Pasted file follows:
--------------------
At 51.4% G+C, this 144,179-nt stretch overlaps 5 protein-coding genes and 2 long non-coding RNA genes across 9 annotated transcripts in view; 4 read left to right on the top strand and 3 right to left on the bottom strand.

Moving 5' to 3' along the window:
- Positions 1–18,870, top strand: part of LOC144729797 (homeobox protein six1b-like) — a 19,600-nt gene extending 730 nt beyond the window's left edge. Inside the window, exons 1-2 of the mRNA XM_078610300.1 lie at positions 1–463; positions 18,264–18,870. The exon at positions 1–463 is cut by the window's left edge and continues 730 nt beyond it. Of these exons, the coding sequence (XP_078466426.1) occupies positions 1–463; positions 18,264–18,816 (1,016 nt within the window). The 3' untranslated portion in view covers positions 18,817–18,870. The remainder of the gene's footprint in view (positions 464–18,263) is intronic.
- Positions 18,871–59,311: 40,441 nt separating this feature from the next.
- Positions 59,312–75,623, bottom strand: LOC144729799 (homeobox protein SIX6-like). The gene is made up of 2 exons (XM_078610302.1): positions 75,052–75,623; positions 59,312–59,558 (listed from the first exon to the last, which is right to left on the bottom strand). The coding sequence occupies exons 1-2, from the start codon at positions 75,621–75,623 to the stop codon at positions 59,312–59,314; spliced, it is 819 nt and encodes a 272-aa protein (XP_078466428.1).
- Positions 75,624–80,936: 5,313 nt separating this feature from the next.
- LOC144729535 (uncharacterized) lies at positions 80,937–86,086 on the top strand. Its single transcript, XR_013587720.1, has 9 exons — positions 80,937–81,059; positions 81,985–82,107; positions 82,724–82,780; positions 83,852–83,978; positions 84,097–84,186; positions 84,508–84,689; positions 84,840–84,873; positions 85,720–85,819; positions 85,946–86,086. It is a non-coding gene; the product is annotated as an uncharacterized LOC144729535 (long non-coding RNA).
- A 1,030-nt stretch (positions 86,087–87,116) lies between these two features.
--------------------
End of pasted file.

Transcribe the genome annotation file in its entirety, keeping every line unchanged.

At 51.4% G+C, this 144,179-nt stretch overlaps 5 protein-coding genes and 2 long non-coding RNA genes across 9 annotated transcripts in view; 4 read left to right on the top strand and 3 right to left on the bottom strand.

Moving 5' to 3' along the window:
- Positions 1–18,870, top strand: part of LOC144729797 (homeobox protein six1b-like) — a 19,600-nt gene extending 730 nt beyond the window's left edge. Inside the window, exons 1-2 of the mRNA XM_078610300.1 lie at positions 1–463; positions 18,264–18,870. The exon at positions 1–463 is cut by the window's left edge and continues 730 nt beyond it. Of these exons, the coding sequence (XP_078466426.1) occupies positions 1–463; positions 18,264–18,816 (1,016 nt within the window). The 3' untranslated portion in view covers positions 18,817–18,870. The remainder of the gene's footprint in view (positions 464–18,263) is intronic.
- Positions 18,871–59,311: 40,441 nt separating this feature from the next.
- Positions 59,312–75,623, bottom strand: LOC144729799 (homeobox protein SIX6-like). The gene is made up of 2 exons (XM_078610302.1): positions 75,052–75,623; positions 59,312–59,558 (listed from the first exon to the last, which is right to left on the bottom strand). The coding sequence occupies exons 1-2, from the start codon at positions 75,621–75,623 to the stop codon at positions 59,312–59,314; spliced, it is 819 nt and encodes a 272-aa protein (XP_078466428.1).
- Positions 75,624–80,936: 5,313 nt separating this feature from the next.
- LOC144729535 (uncharacterized) lies at positions 80,937–86,086 on the top strand. Its single transcript, XR_013587720.1, has 9 exons — positions 80,937–81,059; positions 81,985–82,107; positions 82,724–82,780; positions 83,852–83,978; positions 84,097–84,186; positions 84,508–84,689; positions 84,840–84,873; positions 85,720–85,819; positions 85,946–86,086. It is a non-coding gene; the product is annotated as an uncharacterized LOC144729535 (long non-coding RNA).
- A 1,030-nt stretch (positions 86,087–87,116) lies between these two features.